(3 / 5) : Good
'Non-Stop' - formulaic tense drama
Troy Ribeiro Fri, 28 Feb 2014
"Non-Stop" is a formulaic suspense thriller about a plot to hijack an airplane.
The film begins in a very staid ambiguous manner with Bill Marks (Liam Neeson) gulping whisky in the car park before entering the airport premises. A clue to his state of mind is directed through the photograph of a little girl adorning his dashboard. He seems to be in a state of disarray, threatening his boss and snapping at strangers.
The unsteady camera follows him. It meanders, capturing random action of passengers till it finally settles into the aircraft, a British transatlantic flight from New York to London.
In the aircraft, Bill is shown to have take-off jitters. He is so stressed and panicky that he wraps a good-luck ribbon around his palm and the woman sitting next to him, Jen Summers (Julianne Moore) has to calm him down during take-off.
But once the flight is in mid-air, Bill's body language changes, he enters the toilet, masks the smoke detectors. The narration gets intriguing. He settles on the WC to have a puff but before that he displays his ace Air Marshall" badge and gun.
And, while he is puffing, he receives a text on his mobile phone. "Are you ready to do your duty Marshall?" Surprised, he thinks it's a prank since he is on a secured network.
But gradually, the text messages turn threatening. "I am going to kill one of the passengers in 20 minutes, unless, $150 million is wired to a bank account", and then a number is displayed.
Bill dutifully informs the pilot and looks around at suspicious passengers.
Then with the help of a flight attendant Nancy (Michelle Dockery) and Julianne Moore, whose character has curiously managed to bag a seat right next to Marks in first class, draw up a list of suspects which includes; a rude bald man, an obvious Muslim doctor, a weirdo with glasses and a few more. Whoever the tormentor is, he knows something about Bill and definitely knows his way about.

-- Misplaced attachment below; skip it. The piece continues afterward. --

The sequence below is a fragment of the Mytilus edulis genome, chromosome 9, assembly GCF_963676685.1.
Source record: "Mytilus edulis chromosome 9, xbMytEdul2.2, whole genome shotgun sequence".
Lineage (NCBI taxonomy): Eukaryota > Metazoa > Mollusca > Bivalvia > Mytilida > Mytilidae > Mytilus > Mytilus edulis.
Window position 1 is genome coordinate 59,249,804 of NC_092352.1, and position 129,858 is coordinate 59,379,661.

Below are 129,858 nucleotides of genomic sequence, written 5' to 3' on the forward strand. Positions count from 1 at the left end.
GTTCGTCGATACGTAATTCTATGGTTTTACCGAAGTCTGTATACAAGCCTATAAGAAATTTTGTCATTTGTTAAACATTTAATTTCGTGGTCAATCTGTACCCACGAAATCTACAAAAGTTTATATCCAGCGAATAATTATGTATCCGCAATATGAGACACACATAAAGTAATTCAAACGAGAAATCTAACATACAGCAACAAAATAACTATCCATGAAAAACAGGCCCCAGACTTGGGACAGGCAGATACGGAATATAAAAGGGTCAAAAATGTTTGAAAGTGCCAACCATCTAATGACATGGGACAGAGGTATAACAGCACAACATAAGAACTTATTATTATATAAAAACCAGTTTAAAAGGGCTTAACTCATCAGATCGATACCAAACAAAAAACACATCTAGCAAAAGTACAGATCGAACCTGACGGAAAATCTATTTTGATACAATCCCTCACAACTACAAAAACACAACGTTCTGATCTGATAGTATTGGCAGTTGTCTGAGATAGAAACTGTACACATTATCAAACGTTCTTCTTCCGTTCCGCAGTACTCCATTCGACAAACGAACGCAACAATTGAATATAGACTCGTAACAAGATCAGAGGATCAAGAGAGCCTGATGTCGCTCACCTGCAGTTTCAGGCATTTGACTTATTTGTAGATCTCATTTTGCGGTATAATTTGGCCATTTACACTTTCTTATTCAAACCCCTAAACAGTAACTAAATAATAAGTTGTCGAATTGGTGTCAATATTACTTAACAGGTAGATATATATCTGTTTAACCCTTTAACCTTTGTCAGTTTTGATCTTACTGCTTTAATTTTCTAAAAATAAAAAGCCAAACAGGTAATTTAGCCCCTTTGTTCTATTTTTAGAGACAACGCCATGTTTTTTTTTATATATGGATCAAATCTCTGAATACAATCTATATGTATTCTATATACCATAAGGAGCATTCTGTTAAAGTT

Progressively, someone does expire, and another after that. It also turns out that the bank account is in Bill's name. As the plot thickens, the trick card played by screenplay writers John W. Richardson, Chris Roach and Ryan Engle point the finger of guilt directly at Bill, who is supposedly on board to protect the passengers from any such culprit.
It's the guessing game that makes the plot tick. Our suspicion oscillates back and forth until things come to a head in an explosive finale which is not only heartwarming but also preposterous.
Liam Neeson at 61 seems too jaded to play an Air Marshall, but his backstory gives him enough scope to emote and camouflage this, thereby giving him the lost-to-the-world looks. He is agile and manages to sparkle within the limited space of the aircraft.
Julianne Moore, Michelle Dockery along with all the other suspects give a decent performance.
Lupita Nyong'o, after a brilliant performance in "12 Years A Slave" is wasted in this film as an irrelevant air hostess.
Director Jaume Collet-Serra along with director of photography Flavio Labiano and production designer Alexander Hammond expertly manages to hold your attention in the tense staged drama. The criminal's cryptic text messages layered on to a series of lingering shots of passengers and crew makes an exciting visual experience.
Overall, the logic for the devious plot is wafer thin. This, coupled with the misleading start, pulls "Non-Stop" notches down the viewing scale.
Critic: Troy Ribeiro
(3 / 5) : Good